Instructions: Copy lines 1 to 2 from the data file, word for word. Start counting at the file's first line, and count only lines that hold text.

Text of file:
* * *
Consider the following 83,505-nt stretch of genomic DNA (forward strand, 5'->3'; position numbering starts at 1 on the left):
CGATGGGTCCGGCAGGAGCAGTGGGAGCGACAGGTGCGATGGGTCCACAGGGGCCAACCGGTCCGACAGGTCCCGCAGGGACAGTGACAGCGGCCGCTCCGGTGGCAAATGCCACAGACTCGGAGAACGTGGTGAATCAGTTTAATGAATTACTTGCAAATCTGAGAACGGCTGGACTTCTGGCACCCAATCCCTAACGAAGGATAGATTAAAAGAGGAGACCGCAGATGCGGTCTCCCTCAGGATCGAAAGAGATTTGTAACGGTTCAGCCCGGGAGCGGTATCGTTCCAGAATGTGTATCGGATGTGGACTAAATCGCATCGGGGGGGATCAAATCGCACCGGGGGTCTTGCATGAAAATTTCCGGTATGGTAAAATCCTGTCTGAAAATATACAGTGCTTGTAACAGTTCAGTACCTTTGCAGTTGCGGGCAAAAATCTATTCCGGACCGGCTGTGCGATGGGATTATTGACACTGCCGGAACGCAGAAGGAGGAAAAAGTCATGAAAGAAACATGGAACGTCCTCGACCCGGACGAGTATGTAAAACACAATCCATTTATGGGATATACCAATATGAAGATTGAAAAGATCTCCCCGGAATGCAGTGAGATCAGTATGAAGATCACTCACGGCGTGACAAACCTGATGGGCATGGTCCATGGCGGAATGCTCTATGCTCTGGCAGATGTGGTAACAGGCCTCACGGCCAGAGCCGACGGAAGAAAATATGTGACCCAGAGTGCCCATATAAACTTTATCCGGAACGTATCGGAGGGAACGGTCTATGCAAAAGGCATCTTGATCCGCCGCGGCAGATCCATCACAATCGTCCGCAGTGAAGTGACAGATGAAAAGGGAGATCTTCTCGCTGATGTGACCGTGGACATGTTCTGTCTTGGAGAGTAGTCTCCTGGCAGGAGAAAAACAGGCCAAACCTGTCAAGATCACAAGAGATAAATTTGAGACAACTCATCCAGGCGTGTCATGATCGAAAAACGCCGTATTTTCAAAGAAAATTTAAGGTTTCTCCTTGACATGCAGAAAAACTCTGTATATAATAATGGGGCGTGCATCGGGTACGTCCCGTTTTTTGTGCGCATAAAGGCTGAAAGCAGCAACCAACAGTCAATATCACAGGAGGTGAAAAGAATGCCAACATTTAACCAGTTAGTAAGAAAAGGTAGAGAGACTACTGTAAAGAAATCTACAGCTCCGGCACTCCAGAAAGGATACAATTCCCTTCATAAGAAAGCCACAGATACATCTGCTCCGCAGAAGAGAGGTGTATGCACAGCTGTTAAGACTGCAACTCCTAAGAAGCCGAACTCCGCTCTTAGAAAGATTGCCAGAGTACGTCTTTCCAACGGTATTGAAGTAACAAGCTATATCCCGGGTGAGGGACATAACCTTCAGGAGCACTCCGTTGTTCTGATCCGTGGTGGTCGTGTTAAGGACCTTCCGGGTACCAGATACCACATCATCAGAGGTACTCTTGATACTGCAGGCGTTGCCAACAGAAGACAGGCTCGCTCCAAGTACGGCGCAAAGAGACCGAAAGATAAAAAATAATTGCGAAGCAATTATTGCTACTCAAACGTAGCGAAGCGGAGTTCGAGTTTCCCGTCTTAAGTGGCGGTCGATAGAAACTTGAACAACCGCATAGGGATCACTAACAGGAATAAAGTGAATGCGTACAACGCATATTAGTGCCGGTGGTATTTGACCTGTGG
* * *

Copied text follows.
Consider the following 83,505-nt stretch of genomic DNA (forward strand, 5'->3'; position numbering starts at 1 on the left):
CGATGGGTCCGGCAGGAGCAGTGGGAGCGACAGGTGCGATGGGTCCACAGGGGCCAACCGGTCCGACAGGTCCCGCAGGGACAGTGACAGCGGCCGCTCCGGTGGCAAATGCCACAGACTCGGAGAACGTGGTGAATCAGTTTAATGAATTACTTGCAAATCTGAGAACGGCTGGACTTCTGGCACCCAATCCCTAACGAAGGATAGATTAAAAGAGGAGACCGCAGATGCGGTCTCCCTCAGGATCGAAAGAGATTTGTAACGGTTCAGCCCGGGAGCGGTATCGTTCCAGAATGTGTATCGGATGTGGACTAAATCGCATCGGGGGGGATCAAATCGCACCGGGGGTCTTGCATGAAAATTTCCGGTATGGTAAAATCCTGTCTGAAAATATACAGTGCTTGTAACAGTTCAGTACCTTTGCAGTTGCGGGCAAAAATCTATTCCGGACCGGCTGTGCGATGGGATTATTGACACTGCCGGAACGCAGAAGGAGGAAAAAGTCATGAAAGAAACATGGAACGTCCTCGACCCGGACGAGTATGTAAAACACAATCCATTTATGGGATATACCAATATGAAGATTGAAAAGATCTCCCCGGAATGCAGTGAGATCAGTATGAAGATCACTCACGGCGTGACAAACCTGATGGGCATGGTCCATGGCGGAATGCTCTATGCTCTGGCAGATGTGGTAACAGGCCTCACGGCCAGAGCCGACGGAAGAAAATATGTGACCCAGAGTGCCCATATAAACTTTATCCGGAACGTATCGGAGGGAACGGTCTATGCAAAAGGCATCTTGATCCGCCGCGGCAGATCCATCACAATCGTCCGCAGTGAAGTGACAGATGAAAAGGGAGATCTTCTCGCTGATGTGACCGTGGACATGTTCTGTCTTGGAGAGTAGTCTCCTGGCAGGAGAAAAACAGGCCAAACCTGTCAAGATCACAAGAGATAAATTTGAGACAACTCATCCAGGCGTGTCATGATCGAAAAACGCCGTATTTTCAAAGAAAATTTAAGGTTTCTCCTTGACATGCAGAAAAACTCTGTATATAATAATGGGGCGTGCATCGGGTACGTCCCGTTTTTTGTGCGCATAAAGGCTGAAAGCAGCAACCAACAGTCAATATCACAGGAGGTGAAAAGAATGCCAACATTTAACCAGTTAGTAAGAAAAGGTAGAGAGACTACTGTAAAGAAATCTACAGCTCCGGCACTCCAGAAAGGATACAATTCCCTTCATAAGAAAGCCACAGATACATCTGCTCCGCAGAAGAGAGGTGTATGCACAGCTGTTAAGACTGCAACTCCTAAGAAGCCGAACTCCGCTCTTAGAAAGATTGCCAGAGTACGTCTTTCCAACGGTATTGAAGTAACAAGCTATATCCCGGGTGAGGGACATAACCTTCAGGAGCACTCCGTTGTTCTGATCCGTGGTGGTCGTGTTAAGGACCTTCCGGGTACCAGATACCACATCATCAGAGGTACTCTTGATACTGCAGGCGTTGCCAACAGAAGACAGGCTCGCTCCAAGTACGGCGCAAAGAGACCGAAAGATAAAAAATAATTGCGAAGCAATTATTGCTACTCAAACGTAGCGAAGCGGAGTTCGAGTTTCCCGTCTTAAGTGGCGGTCGATAGAAACTTGAACAACCGCATAGGGATCACTAACAGGAATAAAGTGAATGCGTACAACGCATATTAGTGCCGGTGGTATTTGACCTGTGG